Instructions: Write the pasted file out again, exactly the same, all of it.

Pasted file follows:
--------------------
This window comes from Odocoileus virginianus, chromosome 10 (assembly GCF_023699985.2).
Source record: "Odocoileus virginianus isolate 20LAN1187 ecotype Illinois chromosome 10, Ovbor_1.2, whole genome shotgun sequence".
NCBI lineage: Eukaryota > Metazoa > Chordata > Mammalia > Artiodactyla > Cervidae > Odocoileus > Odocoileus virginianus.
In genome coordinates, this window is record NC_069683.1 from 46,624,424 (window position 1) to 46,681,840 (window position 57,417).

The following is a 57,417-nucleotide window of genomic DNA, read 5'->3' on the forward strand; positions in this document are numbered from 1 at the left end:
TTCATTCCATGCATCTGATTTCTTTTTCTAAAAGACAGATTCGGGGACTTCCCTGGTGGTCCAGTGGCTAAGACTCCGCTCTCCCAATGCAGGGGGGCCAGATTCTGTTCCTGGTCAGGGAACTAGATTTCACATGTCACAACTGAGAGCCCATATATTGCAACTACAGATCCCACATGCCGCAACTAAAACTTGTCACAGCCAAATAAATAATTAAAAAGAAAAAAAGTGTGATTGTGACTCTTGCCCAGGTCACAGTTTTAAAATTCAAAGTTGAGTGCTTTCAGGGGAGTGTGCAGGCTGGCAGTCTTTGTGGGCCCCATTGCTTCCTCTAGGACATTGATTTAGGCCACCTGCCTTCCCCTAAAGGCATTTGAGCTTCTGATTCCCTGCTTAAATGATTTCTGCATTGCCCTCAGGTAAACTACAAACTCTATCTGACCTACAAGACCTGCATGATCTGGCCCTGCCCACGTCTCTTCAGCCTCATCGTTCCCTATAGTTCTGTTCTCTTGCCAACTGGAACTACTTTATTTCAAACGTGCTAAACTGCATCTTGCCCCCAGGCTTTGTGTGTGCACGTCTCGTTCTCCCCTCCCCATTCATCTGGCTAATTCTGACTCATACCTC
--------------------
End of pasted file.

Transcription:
This window comes from Odocoileus virginianus, chromosome 10 (assembly GCF_023699985.2).
Source record: "Odocoileus virginianus isolate 20LAN1187 ecotype Illinois chromosome 10, Ovbor_1.2, whole genome shotgun sequence".
NCBI lineage: Eukaryota > Metazoa > Chordata > Mammalia > Artiodactyla > Cervidae > Odocoileus > Odocoileus virginianus.
In genome coordinates, this window is record NC_069683.1 from 46,624,424 (window position 1) to 46,681,840 (window position 57,417).

The following is a 57,417-nucleotide window of genomic DNA, read 5'->3' on the forward strand; positions in this document are numbered from 1 at the left end:
TTCATTCCATGCATCTGATTTCTTTTTCTAAAAGACAGATTCGGGGACTTCCCTGGTGGTCCAGTGGCTAAGACTCCGCTCTCCCAATGCAGGGGGGCCAGATTCTGTTCCTGGTCAGGGAACTAGATTTCACATGTCACAACTGAGAGCCCATATATTGCAACTACAGATCCCACATGCCGCAACTAAAACTTGTCACAGCCAAATAAATAATTAAAAAGAAAAAAAGTGTGATTGTGACTCTTGCCCAGGTCACAGTTTTAAAATTCAAAGTTGAGTGCTTTCAGGGGAGTGTGCAGGCTGGCAGTCTTTGTGGGCCCCATTGCTTCCTCTAGGACATTGATTTAGGCCACCTGCCTTCCCCTAAAGGCATTTGAGCTTCTGATTCCCTGCTTAAATGATTTCTGCATTGCCCTCAGGTAAACTACAAACTCTATCTGACCTACAAGACCTGCATGATCTGGCCCTGCCCACGTCTCTTCAGCCTCATCGTTCCCTATAGTTCTGTTCTCTTGCCAACTGGAACTACTTTATTTCAAACGTGCTAAACTGCATCTTGCCCCCAGGCTTTGTGTGTGCACGTCTCGTTCTCCCCTCCCCATTCATCTGGCTAATTCTGACTCATACCTC